In 1988 the last wild otter died in the Netherlands as a roadkill. Because of hunting, the disconnect between living areas and bad water quality the number of otters had decreased already dramatically up till then. Now the water is clean again and this beautiful animal is back in the Netherlands.
Re-establishment of his habitat
Since 2002 otters have been released in the Netherlands. The re-introduction project made a part of the original habitat again suitable for the otter. In 2020 about 450 otters lived in our country. This shows that the quality of our nature has improved considerably, because the otters have multiplied and found new areas to live. Cleaner water, more fish and water plants and redesigning of the river banks (with a gradual change from water to land and rich vegetation) make the otter feel at home again here.
In Nature Park Lelystad the organization “Het Flevo-landschap” takes care of otters that cannot survive in the wild anymore.
Predator and champion swimming
The otter is a predator. He eats mainly fish, but he also samples a water bird. He is thus at the top of the feeding chain. From small to large, from stomach to stomach: every water animal is being eaten by a larger water animal, with the otter as the last link.
The otter lives along the banks of rivers, brooks and lakes and can swim and dive very well. In clear water he hunt guided by his eyes, in cloudy water guided by his whiskers. This way he can sense the movements of his prey.
The otter eats in general everything he finds in and around the water, from large insects to mice and rats. With his strong teeth he can easily break bones. He brings small fish ashore between his teeth, larger fish between his front paws.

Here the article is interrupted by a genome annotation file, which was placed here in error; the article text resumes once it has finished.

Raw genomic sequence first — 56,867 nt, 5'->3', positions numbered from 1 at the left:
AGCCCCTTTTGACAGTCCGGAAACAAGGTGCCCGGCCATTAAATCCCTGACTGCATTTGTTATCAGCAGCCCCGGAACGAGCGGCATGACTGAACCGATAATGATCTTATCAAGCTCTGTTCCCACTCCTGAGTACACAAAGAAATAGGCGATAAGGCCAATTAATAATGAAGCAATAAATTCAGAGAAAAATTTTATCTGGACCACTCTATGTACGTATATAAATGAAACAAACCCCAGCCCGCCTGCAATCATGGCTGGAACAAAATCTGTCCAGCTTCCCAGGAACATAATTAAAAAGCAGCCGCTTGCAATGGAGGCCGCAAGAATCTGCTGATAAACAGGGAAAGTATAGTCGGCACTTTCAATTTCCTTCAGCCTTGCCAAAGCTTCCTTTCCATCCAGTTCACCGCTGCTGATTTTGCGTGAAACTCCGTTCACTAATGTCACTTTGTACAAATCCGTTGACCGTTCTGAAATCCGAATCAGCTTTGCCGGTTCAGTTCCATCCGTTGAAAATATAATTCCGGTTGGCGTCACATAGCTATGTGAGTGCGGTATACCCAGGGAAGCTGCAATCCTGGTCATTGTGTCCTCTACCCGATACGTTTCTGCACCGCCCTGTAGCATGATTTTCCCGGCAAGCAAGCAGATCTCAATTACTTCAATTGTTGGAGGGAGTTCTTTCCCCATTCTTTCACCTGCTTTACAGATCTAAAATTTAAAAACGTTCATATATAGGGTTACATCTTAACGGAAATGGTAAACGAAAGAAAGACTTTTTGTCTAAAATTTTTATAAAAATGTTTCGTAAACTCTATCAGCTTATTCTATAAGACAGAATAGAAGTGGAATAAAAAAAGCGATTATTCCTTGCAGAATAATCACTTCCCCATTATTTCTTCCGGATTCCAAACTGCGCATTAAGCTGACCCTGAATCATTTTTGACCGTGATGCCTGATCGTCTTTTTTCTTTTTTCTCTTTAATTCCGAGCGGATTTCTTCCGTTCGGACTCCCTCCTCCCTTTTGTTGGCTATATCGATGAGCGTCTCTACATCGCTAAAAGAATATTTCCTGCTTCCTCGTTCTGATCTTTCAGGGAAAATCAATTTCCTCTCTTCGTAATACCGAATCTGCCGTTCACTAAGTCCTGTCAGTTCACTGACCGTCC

More text under this image
A life in the water
Perfectly adapted. A streamlined body. The body of an otter is long and slim. Eyes, ears and nose are aligned and hardly stick out. The round tail is pointed at the end : the short, strong feet have webs between the toes. He moves effortless in the water.
Under the dark brown, fatty upper fur with long guard hairs is a thick underfur of down hairs with an insulating layer. He has small pieces of skin around nose an ears, that keep the water out while diving.
The otter marks his territory with spraints: oblong excrements with rests of undigested food, strongly smelling of fish. These are placed often well visible for other otters and can be found on little hills, on stones, fallen trees and under bridges.
At banks you can find eating marks like fish heads, although otters mostly eat their prey completely.
A foot print can easily be recognized, five small toes with webs between the toes ( 1 foot cushion and 5 toe cushions).
When you see a small path. That could be an otter exchange, a definite well used path used by the otter to get from one area of water to the next.
A shy night animal
The otter is in nature a shy animal and often lives alone. In larger nature areas you can see him sometimes in the day time. He rests in a hole in dense bank vegetation. The otter is active at night. Only during the mating season male and female are together for a short time. The female gives birth to 2 to 3 pups that she takes care of as a single parent. After 2-3 month they can swim. After about a year they are independent and have to look for their own territory.
The territory of an otter can be 7 till even 15 km. They mark this area with feces with a distinct aroma. At night an otter can cover large distances along the banks and sometimes has to cross roads. Otters don’t like to swim under bridges or through tunnels in an area that they do not know well (yet). Manmade otter passages help the animals to travel safely along the banks without having to cross roads. Otters are regularly killed by road traffic. Therefore, also in the province of Flevoland, safe passages are needed to prevent otters from becoming victims of traffic. An otter is a good swimmer, but rather than swimming under a bridge, an otter will cross a road. Using a manmade scaffolding under a bridge, the otter can pass under the road. Also a tunnel may be useful. In the otter area in the Nature park Lelystad you can find such a passage.
Within their territory otters use multiple hiding places, otter holts. These are often natural holes, dry and free of draught, with one or more entrances and exits. The otter can safely rest here and can also use the holt to give birth to the pups. The otters in Nature park Lelystad have several manmade otter holts in their living area.
Translation: Marianne van Maarschalkerweerd